“Blizzards here on earth,
            blizzards of stars

            in the sky.”

            The album final “Blizzards of Stars” was my absolute favorite from this album, as it includes two things I deeply love; winter and space. Additionally it made my mind wander two and a half years back in my life to the hiking trip to Mt. Everest base camp. While our group was resting overnight in Lobuche, I remember my friend rushing into our room in pure excitement. He told me I had to go out with him immediately as I would experience something mind blowing. I was so tired and confused about the hassle but still I decided to follow him. Even today I’m so glad I did, as once we got outside he told me to look up and as I gazed into the night sky I saw Milky Way bright and clear. No words can describe my feelings that night but it was one of the most beautiful things I’ve ever seen in my life. I remember I started to cry just because I was so happy to witness something so amazing. So, my respect to Mr. Lawlor, for making this memory come alive as music.

            To put this all together, I truly appreciate when an artist manages to compose and produce an album which has this natural flow binding all the songs together into a wholesome experience, yet the songs has strength and character of their own. Usually it is more than tricky and difficult to build an album just with drones, but this album hits straight on bullseye. Production wise it is great to hear how much one can make out of a single sample per song. A skill I wish to master in the future myself. Recommended for fans of drone ambient and minimalistic dark ambient!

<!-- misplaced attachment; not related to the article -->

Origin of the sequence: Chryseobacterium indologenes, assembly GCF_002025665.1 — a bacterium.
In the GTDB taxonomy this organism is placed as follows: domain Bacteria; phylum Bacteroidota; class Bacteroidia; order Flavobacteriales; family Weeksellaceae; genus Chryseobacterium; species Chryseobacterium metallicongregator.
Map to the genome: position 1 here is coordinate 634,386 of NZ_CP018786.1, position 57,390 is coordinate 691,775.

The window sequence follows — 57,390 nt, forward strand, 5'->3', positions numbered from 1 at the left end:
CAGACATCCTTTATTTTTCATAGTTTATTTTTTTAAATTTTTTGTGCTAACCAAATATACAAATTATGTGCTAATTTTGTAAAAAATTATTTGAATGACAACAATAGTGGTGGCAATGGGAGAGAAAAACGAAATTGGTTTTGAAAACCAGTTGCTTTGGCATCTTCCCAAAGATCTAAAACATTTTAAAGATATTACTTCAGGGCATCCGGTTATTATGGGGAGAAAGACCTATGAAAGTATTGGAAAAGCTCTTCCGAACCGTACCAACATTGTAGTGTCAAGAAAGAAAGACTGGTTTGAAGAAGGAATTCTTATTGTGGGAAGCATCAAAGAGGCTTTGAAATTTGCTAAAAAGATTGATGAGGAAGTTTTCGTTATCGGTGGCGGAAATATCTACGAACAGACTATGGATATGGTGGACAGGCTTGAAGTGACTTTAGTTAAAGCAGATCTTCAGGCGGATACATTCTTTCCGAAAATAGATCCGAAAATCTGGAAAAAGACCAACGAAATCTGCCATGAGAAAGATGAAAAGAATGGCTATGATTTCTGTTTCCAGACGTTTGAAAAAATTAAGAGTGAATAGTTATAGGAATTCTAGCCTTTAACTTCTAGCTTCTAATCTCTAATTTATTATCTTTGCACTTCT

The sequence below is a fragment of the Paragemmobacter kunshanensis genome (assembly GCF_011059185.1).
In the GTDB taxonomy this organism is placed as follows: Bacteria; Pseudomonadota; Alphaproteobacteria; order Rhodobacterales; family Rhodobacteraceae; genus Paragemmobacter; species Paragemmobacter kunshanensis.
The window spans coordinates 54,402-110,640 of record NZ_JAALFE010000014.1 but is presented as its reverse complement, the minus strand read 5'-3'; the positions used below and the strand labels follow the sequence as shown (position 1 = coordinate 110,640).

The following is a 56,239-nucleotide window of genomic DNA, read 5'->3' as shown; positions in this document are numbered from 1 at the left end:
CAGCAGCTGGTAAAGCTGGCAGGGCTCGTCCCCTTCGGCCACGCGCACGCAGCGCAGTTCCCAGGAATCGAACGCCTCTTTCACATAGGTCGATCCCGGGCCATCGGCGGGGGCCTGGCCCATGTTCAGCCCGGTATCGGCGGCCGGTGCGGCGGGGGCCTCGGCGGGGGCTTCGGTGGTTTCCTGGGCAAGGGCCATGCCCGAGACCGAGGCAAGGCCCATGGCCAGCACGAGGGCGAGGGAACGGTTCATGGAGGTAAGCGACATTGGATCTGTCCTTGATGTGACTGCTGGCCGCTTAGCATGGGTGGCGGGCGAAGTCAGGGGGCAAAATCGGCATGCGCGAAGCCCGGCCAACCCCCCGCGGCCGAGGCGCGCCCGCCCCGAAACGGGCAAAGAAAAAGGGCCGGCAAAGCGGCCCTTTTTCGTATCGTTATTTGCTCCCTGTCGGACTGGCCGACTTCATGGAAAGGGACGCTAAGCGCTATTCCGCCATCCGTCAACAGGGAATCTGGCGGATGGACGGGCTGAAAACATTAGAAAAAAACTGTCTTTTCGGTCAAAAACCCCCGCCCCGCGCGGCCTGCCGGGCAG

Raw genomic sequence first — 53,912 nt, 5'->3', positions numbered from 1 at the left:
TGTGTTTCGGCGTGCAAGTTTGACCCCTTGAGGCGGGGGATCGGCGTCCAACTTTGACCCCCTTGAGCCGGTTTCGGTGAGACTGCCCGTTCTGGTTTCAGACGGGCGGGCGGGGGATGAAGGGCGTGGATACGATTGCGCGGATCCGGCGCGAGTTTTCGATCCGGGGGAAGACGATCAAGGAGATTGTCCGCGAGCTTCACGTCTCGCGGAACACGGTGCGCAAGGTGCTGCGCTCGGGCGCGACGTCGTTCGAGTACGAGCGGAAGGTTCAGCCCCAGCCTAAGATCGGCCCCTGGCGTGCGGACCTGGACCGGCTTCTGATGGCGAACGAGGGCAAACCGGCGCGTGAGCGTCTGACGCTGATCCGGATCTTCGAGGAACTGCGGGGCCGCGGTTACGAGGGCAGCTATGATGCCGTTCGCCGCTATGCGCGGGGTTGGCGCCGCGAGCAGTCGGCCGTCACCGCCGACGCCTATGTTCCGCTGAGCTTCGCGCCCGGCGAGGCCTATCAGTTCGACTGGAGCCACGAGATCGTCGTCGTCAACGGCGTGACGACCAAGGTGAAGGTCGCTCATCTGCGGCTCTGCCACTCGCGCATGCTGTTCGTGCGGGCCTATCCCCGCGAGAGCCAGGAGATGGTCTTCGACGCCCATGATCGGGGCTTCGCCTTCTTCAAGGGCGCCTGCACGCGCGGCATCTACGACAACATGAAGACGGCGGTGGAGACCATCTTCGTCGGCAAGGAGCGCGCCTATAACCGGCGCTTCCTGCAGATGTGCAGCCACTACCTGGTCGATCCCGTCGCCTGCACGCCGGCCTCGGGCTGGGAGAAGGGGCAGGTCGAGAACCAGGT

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            • #7
              Hi Beyond. Thank you very much for your in depth analysis of my album and for sharing personal memories as well. Do I have your permission to post your review to my blog called the blind flight?
              I am honored and humbled by your kind words about my work. Have a good weekend.

              Comment


              • #8
                Originally posted by sklawlor View Post
                Hi Beyond. Thank you very much for your in depth analysis of my album and for sharing personal memories as well. Do I have your permission to post your review to my blog called the blind flight?
                I am honored and humbled by your kind words about my work. Have a good weekend.
                Of course you have my permission! No problem with that at all.
                I'm happy to know you liked reading my text. Enjoy your weekend as well.

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                • #9
                  Thank you. How shall I credit you in the blog?

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                  • #10
                    Originally posted by sklawlor View Post
                    Thank you. How shall I credit you in the blog?
                    That's a good question actually. I believe "TKI / Beyond the Below" would be the best option.

                    Comment


                    • #11
                      This is very beautiful Scott, it''s all eerily quiet, reminding me of the late Mínóy from the 80's. Great work!